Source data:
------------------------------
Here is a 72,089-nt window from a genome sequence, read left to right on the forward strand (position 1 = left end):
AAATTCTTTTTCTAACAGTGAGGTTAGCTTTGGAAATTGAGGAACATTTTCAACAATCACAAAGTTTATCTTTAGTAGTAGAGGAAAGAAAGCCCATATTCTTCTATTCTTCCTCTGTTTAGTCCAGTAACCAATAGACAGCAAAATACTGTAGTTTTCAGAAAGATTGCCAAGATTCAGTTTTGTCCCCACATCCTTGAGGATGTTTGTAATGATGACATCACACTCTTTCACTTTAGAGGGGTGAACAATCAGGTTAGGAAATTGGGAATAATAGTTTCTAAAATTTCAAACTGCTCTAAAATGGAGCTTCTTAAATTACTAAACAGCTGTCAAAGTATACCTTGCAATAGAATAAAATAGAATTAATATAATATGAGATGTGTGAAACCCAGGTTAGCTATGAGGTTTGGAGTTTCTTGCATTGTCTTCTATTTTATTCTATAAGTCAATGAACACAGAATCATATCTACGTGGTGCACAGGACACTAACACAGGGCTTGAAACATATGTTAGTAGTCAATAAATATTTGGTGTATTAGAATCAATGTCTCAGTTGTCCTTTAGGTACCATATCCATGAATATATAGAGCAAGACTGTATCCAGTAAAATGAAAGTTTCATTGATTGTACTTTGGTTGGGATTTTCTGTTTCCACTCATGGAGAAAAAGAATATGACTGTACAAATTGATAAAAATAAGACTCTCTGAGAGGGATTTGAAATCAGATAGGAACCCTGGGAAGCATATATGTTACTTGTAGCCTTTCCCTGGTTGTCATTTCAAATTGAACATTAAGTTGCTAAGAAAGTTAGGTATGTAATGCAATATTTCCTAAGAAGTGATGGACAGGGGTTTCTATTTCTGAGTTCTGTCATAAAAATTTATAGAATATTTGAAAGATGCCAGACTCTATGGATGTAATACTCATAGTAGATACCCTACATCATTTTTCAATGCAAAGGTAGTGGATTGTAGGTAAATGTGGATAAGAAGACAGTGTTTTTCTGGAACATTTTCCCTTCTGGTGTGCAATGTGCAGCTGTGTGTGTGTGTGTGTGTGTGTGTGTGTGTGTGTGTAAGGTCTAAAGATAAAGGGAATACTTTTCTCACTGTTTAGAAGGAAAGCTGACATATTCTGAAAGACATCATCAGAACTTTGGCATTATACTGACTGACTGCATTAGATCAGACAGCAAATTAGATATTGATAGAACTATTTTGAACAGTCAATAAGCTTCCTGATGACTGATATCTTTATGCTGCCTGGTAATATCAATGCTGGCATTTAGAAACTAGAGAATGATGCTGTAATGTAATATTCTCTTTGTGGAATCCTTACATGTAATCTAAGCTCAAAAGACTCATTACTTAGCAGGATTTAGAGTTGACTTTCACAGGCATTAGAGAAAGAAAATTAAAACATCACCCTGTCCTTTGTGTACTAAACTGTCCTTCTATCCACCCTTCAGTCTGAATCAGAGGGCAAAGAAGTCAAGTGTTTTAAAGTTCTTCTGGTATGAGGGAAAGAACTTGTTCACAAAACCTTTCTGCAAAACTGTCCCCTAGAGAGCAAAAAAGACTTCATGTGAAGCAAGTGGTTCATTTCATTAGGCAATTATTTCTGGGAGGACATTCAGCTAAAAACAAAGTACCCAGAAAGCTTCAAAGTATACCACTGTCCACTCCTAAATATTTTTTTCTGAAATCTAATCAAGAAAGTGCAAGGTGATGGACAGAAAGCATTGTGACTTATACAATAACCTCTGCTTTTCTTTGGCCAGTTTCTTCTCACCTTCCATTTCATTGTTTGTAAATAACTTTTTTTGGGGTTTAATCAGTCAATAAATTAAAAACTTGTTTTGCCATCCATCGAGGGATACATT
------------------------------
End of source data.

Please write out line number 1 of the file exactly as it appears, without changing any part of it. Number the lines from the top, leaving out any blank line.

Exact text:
Here is a 72,089-nt window from a genome sequence, read left to right on the forward strand (position 1 = left end):